F.E. WARREN AIR FORCE BASE, Wyo. --
Cadets attending Junior ROTC Cadet Leadership Camp visited F.E. Warren Air Force Base June 10 and 11, 2021. JCLC is a five-day camp designed to develop cadets’ leadership skills and deepen their sense of community involvement.
“JROTC as a whole is meant to build a better citizen,” said U.S. Army Sgt. Maj. Rodger Harder, instructor for Cheyenne Central High School Army Junior ROTC.
The selfless nature of the Junior ROTC program cultivates an inclusive sense of belonging for cadets even though most Junior ROTC cadets do not end up joining the military, according to Harder.
“You don’t have to be in the military to be a leader and we teach them that,” said Harder. “We probably spend a thousand hours a year, minimum, giving back to the community. Honor guard, picking up trash, helping out with the elderly - we’re always doing something.”
Being involved in one’s community can increase the amount of pride one holds for their community, according to Alayna Rowan, East High School Air Force Junior ROTC cadet.
“If you accidentally miss the trash can, you’re like ‘Oh, I have to pick that up,’ or when you see trash, you’re like ‘Oh, I have to pick that up, too,’” said Rowan. “It just makes you look through a different perspective.”
Rowan has had family members serving in the United States military since the civil war, and being in Junior ROTC while in high school is helping her get a taste of what being in the military might be like.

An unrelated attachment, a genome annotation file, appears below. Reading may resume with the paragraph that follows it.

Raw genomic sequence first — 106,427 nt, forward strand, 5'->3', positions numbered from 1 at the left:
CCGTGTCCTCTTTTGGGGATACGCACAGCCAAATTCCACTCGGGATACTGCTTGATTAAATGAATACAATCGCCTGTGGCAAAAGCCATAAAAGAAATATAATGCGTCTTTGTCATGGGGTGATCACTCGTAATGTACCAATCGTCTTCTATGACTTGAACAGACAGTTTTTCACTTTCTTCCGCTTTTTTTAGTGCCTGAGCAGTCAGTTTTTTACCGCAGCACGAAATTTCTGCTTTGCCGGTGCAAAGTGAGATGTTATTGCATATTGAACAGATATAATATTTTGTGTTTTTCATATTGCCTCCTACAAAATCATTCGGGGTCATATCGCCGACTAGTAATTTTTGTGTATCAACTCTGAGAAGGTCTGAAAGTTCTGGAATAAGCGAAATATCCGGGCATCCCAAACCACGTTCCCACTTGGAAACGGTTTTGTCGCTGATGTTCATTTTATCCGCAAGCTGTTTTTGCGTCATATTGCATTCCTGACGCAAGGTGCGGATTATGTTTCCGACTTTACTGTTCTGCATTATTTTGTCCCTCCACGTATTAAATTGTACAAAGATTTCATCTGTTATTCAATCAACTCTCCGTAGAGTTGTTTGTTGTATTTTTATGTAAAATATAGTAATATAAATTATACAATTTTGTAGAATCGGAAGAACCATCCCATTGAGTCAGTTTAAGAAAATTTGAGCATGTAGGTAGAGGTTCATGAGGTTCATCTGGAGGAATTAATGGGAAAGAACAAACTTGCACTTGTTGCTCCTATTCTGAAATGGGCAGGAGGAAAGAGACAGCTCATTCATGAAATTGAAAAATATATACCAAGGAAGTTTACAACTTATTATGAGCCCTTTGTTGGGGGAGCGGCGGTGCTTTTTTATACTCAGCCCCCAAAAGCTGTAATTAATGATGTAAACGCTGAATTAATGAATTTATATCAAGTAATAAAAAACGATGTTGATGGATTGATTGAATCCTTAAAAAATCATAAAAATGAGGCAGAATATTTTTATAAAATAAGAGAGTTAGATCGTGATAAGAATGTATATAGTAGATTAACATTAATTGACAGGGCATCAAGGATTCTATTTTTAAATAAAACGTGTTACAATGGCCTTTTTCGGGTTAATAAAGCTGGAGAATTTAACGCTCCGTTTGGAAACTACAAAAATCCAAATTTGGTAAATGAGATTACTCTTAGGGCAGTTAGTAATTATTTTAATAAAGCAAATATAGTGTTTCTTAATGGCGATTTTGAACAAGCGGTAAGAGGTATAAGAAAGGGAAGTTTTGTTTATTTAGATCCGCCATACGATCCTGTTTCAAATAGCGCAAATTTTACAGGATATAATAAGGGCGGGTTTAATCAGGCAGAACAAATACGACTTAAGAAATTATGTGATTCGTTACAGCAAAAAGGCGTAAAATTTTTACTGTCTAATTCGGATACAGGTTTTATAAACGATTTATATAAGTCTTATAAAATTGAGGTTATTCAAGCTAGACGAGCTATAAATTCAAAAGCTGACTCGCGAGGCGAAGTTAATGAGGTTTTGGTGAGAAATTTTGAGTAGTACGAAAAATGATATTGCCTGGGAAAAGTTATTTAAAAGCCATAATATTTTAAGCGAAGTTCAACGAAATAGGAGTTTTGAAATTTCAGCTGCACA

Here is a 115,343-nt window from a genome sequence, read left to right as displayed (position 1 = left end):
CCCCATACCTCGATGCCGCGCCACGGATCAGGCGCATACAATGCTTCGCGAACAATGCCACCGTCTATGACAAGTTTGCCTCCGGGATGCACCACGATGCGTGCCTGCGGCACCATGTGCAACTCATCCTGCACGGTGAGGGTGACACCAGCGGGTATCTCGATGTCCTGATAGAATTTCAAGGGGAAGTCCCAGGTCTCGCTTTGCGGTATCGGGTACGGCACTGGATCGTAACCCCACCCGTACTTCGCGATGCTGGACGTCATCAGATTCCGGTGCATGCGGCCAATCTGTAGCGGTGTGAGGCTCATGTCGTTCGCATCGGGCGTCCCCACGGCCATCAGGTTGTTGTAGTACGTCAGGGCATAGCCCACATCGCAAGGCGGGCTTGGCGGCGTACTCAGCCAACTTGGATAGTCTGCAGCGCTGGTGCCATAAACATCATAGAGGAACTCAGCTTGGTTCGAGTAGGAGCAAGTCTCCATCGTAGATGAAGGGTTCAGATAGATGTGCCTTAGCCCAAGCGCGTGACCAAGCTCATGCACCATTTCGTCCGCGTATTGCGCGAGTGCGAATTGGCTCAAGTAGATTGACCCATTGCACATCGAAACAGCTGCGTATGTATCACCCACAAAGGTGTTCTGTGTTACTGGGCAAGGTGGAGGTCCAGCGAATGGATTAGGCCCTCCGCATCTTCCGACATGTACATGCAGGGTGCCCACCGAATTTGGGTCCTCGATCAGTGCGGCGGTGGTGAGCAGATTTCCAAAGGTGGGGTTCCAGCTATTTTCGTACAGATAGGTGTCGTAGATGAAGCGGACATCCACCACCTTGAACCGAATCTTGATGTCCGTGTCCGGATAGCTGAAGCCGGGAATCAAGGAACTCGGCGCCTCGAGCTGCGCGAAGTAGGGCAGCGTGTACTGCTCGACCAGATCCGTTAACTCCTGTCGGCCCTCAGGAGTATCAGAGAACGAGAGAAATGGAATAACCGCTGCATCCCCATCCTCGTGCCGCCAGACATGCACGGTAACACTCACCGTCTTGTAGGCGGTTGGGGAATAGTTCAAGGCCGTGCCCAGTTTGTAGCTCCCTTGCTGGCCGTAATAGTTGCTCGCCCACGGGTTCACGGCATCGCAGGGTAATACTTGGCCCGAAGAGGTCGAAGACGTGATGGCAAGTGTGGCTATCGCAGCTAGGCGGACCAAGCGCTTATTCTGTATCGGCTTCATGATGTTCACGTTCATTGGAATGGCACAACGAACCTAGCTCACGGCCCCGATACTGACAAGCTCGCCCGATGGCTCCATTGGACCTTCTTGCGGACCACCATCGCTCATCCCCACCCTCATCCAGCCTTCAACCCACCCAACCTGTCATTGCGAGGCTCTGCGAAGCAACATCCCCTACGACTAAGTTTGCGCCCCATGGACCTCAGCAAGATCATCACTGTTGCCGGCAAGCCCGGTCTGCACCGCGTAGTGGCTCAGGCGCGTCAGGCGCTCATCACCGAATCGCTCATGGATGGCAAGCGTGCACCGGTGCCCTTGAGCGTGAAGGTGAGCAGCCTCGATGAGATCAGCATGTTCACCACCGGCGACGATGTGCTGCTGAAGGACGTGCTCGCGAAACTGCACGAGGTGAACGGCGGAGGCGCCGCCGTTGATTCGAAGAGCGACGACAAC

“This is a family to me now, and I understand why my family has gone back,” said Rowan. “[I] was like ‘heck yeah’.”
Matthew Harvey, Kelly Walsh High School Marine Corps Junior ROTC cadet, wishes to join the Marine Corps once he is out of high school and is using his Junior ROTC training to prepare for an active duty military career.
“I’ve gotten a lot more feedback from actual active duty military people about how they first felt when they joined in,” said Harvey. “I want to get prepared.”
Harvey has gained insight on becoming a good leader while attending Junior ROTC.
“Leadership is motivating others without yelling at them,” said Harvey. “You try to make it so they want to do what you want to do, and not through forcing them.”
Rowan has learned from her Junior ROTC experience that a good leader has to be able to place trust in their followers. She received first-hand experience on how contacting two or three squad leaders is more appropriate than manually trying to track down every individual cadet.
“You can’t take care of all of the little details by yourself, especially when you have 74 cadets to look after,” said Rowan.
F.E. Warren AFB sets an example for Junior ROTC cadets on practicing community involvement, according to Harder.
“You’re building your Airmen and making them better citizens,” said Harder. “We’re taking our young students to make them better citizens within the community.”
The efforts of the 90th Missile Wing make it possible for JCLC cadets to experience F.E. Warren AFB and learn skills that will enable them to be successful, according to Harder.
“We could not do this and make it such a success without their approval and their back,” said Harder. “I can’t say enough about how appreciative we are to allow us to be on base to have your people be exposed to our kids and vice-versa.”